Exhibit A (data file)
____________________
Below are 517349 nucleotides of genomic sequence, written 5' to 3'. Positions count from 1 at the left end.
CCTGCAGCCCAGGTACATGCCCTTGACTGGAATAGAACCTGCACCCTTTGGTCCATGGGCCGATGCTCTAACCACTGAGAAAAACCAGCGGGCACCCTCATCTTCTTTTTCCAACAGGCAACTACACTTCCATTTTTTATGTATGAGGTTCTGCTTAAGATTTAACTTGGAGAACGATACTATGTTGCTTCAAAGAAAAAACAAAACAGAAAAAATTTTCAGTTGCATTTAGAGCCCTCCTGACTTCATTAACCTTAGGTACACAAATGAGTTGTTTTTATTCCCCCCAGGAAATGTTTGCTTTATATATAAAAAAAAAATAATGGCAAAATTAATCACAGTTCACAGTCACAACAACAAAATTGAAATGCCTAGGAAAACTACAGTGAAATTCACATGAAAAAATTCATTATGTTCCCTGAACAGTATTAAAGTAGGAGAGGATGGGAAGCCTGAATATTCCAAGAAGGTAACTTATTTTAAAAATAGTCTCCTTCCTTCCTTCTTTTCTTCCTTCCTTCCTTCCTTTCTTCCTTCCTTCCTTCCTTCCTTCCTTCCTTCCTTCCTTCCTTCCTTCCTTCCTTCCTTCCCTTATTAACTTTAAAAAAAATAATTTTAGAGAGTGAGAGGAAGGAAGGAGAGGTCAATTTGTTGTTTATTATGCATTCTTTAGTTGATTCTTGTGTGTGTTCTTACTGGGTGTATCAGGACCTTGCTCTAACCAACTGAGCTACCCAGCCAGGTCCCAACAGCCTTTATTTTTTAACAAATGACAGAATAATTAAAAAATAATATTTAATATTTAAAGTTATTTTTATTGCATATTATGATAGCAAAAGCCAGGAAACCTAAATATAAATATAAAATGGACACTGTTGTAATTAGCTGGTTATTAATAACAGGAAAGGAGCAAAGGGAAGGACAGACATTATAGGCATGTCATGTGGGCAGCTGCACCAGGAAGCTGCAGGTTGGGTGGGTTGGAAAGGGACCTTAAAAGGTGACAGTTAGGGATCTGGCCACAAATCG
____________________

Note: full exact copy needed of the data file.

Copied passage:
Below are 517349 nucleotides of genomic sequence, written 5' to 3'. Positions count from 1 at the left end.
CCTGCAGCCCAGGTACATGCCCTTGACTGGAATAGAACCTGCACCCTTTGGTCCATGGGCCGATGCTCTAACCACTGAGAAAAACCAGCGGGCACCCTCATCTTCTTTTTCCAACAGGCAACTACACTTCCATTTTTTATGTATGAGGTTCTGCTTAAGATTTAACTTGGAGAACGATACTATGTTGCTTCAAAGAAAAAACAAAACAGAAAAAATTTTCAGTTGCATTTAGAGCCCTCCTGACTTCATTAACCTTAGGTACACAAATGAGTTGTTTTTATTCCCCCCAGGAAATGTTTGCTTTATATATAAAAAAAAAATAATGGCAAAATTAATCACAGTTCACAGTCACAACAACAAAATTGAAATGCCTAGGAAAACTACAGTGAAATTCACATGAAAAAATTCATTATGTTCCCTGAACAGTATTAAAGTAGGAGAGGATGGGAAGCCTGAATATTCCAAGAAGGTAACTTATTTTAAAAATAGTCTCCTTCCTTCCTTCTTTTCTTCCTTCCTTCCTTCCTTTCTTCCTTCCTTCCTTCCTTCCTTCCTTCCTTCCTTCCTTCCTTCCTTCCTTCCTTCCTTCCCTTATTAACTTTAAAAAAAATAATTTTAGAGAGTGAGAGGAAGGAAGGAGAGGTCAATTTGTTGTTTATTATGCATTCTTTAGTTGATTCTTGTGTGTGTTCTTACTGGGTGTATCAGGACCTTGCTCTAACCAACTGAGCTACCCAGCCAGGTCCCAACAGCCTTTATTTTTTAACAAATGACAGAATAATTAAAAAATAATATTTAATATTTAAAGTTATTTTTATTGCATATTATGATAGCAAAAGCCAGGAAACCTAAATATAAATATAAAATGGACACTGTTGTAATTAGCTGGTTATTAATAACAGGAAAGGAGCAAAGGGAAGGACAGACATTATAGGCATGTCATGTGGGCAGCTGCACCAGGAAGCTGCAGGTTGGGTGGGTTGGAAAGGGACCTTAAAAGGTGACAGTTAGGGATCTGGCCACAAATCG